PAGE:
Most stock markets posted gains Friday on growing evidence of economic recovery as Covid restrictions recede, dealers said.
Frankfurt stocks added 0.5 percent overall, and Paris won 0.7 percent as exchanges headed into the weekend.
London was flat however, as investors had already priced in an expected surge in British retail sales as the UK economy gradually emerges from a lockdown period.
In New York, the Dow Jones index was up by 0.6 percent in midday trading.
Oil prices took a stab at recovering from this week's sharp selloff meanwhile, while the euro declined against the dollar.
Investor sentiment brightened after survey data showed eurozone business activity growing at its fastest rate in three years, as Europe's economy emerges from months of Covid-19 restrictions.
IHS Markit's Purchasing Managers' Index (PMI) index said eurozone activity rose from 53.8 in April to a strong 56.9 in May, well above the 50-point level that indicates growth.
The group also revealed that Britain's activity enjoyed record growth in May, jumping to 62.0 thanks to strength in manufacturing and services.
"European bourses are moving broadly higher, extending strong gains from the previous session as optimism surrounding the economic outlook brightens," said analyst Sophie Griffiths at trading firm OANDA.
"Covid cases on the continent are declining, lockdown restrictions are easing, and economic data is strengthening."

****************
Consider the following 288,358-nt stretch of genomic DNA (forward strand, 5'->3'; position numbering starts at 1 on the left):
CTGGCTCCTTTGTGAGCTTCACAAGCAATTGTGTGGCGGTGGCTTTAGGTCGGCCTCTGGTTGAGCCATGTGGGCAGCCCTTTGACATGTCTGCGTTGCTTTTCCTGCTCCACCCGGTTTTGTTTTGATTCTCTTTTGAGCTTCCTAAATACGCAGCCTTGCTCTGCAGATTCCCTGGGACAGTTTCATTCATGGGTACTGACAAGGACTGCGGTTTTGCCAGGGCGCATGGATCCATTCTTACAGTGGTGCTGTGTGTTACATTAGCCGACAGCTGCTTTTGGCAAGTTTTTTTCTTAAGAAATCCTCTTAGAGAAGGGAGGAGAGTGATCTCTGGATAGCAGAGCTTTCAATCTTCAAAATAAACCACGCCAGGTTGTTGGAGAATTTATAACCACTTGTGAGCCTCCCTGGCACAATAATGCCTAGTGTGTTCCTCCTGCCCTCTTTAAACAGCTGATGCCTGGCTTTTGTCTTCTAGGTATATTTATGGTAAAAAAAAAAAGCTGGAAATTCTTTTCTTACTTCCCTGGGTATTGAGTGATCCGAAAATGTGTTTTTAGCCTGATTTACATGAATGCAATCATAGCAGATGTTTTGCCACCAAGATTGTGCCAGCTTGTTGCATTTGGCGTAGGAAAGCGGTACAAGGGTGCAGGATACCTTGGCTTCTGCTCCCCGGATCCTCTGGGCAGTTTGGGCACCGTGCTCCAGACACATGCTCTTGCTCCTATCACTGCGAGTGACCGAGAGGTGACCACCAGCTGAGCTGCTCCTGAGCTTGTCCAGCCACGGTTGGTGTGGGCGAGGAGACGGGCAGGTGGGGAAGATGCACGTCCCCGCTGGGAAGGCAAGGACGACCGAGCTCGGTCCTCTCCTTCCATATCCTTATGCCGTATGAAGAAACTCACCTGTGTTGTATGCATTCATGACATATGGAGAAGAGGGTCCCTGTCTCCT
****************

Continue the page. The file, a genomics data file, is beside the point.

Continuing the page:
She added that the region appeared to be mounting a "powerful rebound" from its Covid-induced recession.
Asian equities fluctuated, as investors battled to track a rally on Wall Street that came in response to another positive read on US jobless claims.
Sentiment in the region continues to be torn between inflation fears and optimism over the economic recovery.
Asia's week finished on a mixed note despite data showing the number of people applying for US unemployment benefits fell for a third straight week to a new pandemic-era low, reinforcing expectations the recovery was well on track, helped by huge government and central bank support.
Bitcoin traded for around $37,500 at the end of a topsy-turvy week for digital currencies.
- Oil rises after selloff -
Oil prices continued to move higher following a sharp drop that was caused by signs that the Iran nuclear deal could be back on.
The European Union has talked up hopes that negotiations involving Russia, China and the United States can succeed.
Indirect talks between Washington and Tehran have been taking place in Vienna since early April, with the other five countries signatory to the deal acting as intermediaries.
Iran is a major producer of crude oil, and an international agreement could result in additional supplies arriving on global markets.
- Key figures around 1700 GMT -
New York - Dow: UP 0.6 percent at 34,301.30 points
EURO STOXX 50: UP 0.7 percent at 4,025.78
London - FTSE 100: FLAT at 7,018.05 (close)
Frankfurt - DAX 30: UP 0.5 percent at 15,450.84 (close)
Paris - CAC 40: UP 0.7 percent at 6,386.41 (close)
Tokyo - Nikkei 225: UP 0.8 percent at 28,317.83 (close)
Hong Kong - Hang Seng Index: FLAT at 28,458.44 (close)
Shanghai - Composite: DOWN 0.6 percent at 3,486.56 (close)
Euro/dollar: DOWN at $1.2185 from $1.2228 at 2100 GMT on Thursday
Pound/dollar: DOWN at $1.4167 from $1.4190
Euro/pound: DOWN at 86.01 pence from 86.16 pence
Dollar/yen: DOWN at 108.92 yen from 109.22 yen
Brent North Sea crude: UP 2.7 percent at $66.84 per barrel
West Texas Intermediate: UP 3.3 percent at $63.97 per barrel